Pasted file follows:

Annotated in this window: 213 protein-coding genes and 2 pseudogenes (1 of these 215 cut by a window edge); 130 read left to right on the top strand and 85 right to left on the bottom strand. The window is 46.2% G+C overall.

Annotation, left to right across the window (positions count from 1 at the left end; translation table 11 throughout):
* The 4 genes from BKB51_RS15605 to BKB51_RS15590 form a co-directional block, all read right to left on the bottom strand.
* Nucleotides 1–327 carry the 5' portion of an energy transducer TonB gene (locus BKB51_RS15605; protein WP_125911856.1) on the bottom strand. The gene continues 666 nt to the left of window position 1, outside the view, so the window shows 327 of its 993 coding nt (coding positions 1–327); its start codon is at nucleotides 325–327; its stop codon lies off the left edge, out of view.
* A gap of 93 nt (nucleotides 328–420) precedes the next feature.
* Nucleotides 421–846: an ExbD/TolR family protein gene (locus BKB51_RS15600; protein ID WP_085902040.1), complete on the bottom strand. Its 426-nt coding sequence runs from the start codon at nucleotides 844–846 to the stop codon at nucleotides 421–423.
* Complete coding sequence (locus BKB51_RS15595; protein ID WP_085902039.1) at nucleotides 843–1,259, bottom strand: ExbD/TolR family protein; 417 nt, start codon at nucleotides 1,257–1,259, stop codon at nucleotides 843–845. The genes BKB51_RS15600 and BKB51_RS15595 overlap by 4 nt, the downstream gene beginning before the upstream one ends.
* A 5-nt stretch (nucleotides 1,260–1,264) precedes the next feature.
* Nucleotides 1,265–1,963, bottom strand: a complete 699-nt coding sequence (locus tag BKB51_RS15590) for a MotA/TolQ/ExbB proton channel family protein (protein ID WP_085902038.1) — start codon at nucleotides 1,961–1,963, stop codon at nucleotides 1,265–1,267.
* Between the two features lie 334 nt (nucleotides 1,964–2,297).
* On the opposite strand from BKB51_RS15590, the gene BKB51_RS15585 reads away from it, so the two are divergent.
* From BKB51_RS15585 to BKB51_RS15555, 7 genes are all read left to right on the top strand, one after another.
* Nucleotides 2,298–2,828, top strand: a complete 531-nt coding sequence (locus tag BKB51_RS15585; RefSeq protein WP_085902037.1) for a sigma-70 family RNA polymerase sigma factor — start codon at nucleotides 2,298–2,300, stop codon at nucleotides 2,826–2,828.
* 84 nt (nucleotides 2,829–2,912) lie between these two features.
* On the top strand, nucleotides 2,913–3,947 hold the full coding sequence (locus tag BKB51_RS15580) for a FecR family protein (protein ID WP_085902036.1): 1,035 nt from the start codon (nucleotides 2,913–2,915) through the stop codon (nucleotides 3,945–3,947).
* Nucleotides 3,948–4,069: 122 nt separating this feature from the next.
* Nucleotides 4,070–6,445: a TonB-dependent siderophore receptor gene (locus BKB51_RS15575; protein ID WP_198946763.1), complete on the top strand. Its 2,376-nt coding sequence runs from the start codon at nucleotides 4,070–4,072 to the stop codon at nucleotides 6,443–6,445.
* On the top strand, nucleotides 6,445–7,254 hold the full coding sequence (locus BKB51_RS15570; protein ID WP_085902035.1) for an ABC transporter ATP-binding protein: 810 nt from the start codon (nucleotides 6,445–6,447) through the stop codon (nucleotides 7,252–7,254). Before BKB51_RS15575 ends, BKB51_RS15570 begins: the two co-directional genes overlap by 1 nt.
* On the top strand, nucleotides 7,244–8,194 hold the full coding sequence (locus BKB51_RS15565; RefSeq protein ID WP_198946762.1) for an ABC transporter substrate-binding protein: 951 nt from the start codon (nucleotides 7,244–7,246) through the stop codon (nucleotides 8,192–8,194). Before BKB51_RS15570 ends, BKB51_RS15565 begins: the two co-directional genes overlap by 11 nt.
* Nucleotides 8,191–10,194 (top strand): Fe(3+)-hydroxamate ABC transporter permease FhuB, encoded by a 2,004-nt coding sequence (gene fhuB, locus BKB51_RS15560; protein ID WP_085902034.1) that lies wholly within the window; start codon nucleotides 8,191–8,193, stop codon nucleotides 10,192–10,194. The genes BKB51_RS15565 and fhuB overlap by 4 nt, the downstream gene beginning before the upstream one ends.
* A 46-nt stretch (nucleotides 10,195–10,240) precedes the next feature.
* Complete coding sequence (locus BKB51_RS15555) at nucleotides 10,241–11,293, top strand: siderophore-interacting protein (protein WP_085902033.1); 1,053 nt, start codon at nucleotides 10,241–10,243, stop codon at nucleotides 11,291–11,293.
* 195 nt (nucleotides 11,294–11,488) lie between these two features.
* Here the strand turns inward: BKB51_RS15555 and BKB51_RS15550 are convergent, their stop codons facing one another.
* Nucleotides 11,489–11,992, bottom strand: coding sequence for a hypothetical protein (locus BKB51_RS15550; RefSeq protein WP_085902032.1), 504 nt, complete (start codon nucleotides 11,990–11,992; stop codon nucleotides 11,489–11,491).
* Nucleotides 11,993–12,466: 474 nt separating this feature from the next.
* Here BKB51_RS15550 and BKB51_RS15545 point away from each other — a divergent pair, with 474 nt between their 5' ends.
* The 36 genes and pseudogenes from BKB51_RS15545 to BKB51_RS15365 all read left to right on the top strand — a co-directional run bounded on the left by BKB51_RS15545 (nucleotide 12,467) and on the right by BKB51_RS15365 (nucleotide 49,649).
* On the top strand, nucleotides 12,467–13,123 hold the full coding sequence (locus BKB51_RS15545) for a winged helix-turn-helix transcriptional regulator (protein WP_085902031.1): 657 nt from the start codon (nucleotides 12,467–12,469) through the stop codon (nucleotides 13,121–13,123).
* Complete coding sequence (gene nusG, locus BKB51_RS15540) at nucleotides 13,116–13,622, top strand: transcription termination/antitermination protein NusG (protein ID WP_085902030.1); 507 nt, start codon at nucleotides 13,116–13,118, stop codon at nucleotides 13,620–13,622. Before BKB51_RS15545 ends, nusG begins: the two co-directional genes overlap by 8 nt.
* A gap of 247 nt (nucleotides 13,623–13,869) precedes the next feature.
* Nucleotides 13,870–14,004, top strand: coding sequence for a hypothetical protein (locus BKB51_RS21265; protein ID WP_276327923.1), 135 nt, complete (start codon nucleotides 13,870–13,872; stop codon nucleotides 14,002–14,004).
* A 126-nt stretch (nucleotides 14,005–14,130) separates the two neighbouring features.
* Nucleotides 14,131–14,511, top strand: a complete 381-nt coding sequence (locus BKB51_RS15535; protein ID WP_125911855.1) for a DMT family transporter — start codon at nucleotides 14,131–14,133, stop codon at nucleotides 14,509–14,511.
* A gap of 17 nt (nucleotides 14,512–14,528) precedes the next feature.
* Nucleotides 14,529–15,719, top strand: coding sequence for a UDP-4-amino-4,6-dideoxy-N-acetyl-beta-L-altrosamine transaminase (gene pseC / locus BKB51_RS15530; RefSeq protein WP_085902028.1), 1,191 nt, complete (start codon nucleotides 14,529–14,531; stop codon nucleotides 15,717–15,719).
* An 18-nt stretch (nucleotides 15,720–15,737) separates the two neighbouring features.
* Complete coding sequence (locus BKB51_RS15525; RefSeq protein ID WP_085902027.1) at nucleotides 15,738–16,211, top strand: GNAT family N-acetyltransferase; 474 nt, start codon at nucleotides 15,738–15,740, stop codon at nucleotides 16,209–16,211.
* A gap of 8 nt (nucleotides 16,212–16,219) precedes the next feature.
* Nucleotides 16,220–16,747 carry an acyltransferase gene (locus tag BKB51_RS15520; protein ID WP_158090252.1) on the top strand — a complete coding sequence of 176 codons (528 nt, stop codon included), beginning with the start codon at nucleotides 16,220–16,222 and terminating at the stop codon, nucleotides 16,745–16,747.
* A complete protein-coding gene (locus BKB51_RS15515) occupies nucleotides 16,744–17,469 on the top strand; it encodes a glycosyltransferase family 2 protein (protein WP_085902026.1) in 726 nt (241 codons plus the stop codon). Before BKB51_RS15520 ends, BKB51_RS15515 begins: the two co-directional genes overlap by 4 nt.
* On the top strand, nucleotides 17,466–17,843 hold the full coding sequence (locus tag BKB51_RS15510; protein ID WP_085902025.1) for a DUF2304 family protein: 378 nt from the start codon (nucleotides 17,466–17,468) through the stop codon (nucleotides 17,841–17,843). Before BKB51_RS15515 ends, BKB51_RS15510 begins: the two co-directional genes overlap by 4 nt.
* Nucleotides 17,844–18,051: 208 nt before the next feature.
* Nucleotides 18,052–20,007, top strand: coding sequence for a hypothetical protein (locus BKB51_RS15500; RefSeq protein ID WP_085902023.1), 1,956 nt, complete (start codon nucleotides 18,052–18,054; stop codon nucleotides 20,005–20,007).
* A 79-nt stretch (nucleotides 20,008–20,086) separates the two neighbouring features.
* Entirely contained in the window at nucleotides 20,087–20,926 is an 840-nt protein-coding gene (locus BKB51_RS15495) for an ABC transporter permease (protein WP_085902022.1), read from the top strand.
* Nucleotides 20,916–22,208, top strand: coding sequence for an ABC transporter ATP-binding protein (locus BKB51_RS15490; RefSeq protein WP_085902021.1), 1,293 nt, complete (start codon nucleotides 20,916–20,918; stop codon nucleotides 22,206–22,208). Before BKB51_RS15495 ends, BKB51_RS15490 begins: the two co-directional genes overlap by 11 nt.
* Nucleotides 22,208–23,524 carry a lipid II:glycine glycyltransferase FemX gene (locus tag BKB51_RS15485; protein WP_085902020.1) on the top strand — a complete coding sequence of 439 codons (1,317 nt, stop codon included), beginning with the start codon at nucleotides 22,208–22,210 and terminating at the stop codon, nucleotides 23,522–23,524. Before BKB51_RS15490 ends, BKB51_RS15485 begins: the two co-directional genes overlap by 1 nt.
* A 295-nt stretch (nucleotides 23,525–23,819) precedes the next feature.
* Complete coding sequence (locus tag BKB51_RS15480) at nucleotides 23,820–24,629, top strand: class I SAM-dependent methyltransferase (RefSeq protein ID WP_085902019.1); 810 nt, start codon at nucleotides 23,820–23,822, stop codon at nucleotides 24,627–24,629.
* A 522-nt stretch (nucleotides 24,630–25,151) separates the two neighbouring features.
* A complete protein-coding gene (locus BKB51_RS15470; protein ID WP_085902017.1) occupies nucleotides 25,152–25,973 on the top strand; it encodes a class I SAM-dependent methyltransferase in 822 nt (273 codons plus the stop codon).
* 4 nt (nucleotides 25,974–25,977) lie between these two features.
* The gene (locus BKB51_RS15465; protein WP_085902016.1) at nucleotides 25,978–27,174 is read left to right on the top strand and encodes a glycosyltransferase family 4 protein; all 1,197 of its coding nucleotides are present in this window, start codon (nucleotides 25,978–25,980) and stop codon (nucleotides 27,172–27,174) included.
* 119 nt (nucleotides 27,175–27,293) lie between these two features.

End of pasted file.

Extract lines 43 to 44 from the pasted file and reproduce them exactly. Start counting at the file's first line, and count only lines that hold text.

* Nucleotides 17,844–18,051: 208 nt before the next feature.
* Nucleotides 18,052–20,007, top strand: coding sequence for a hypothetical protein (locus BKB51_RS15500; RefSeq protein ID WP_085902023.1), 1,956 nt, complete (start codon nucleotides 18,052–18,054; stop codon nucleotides 20,005–20,007).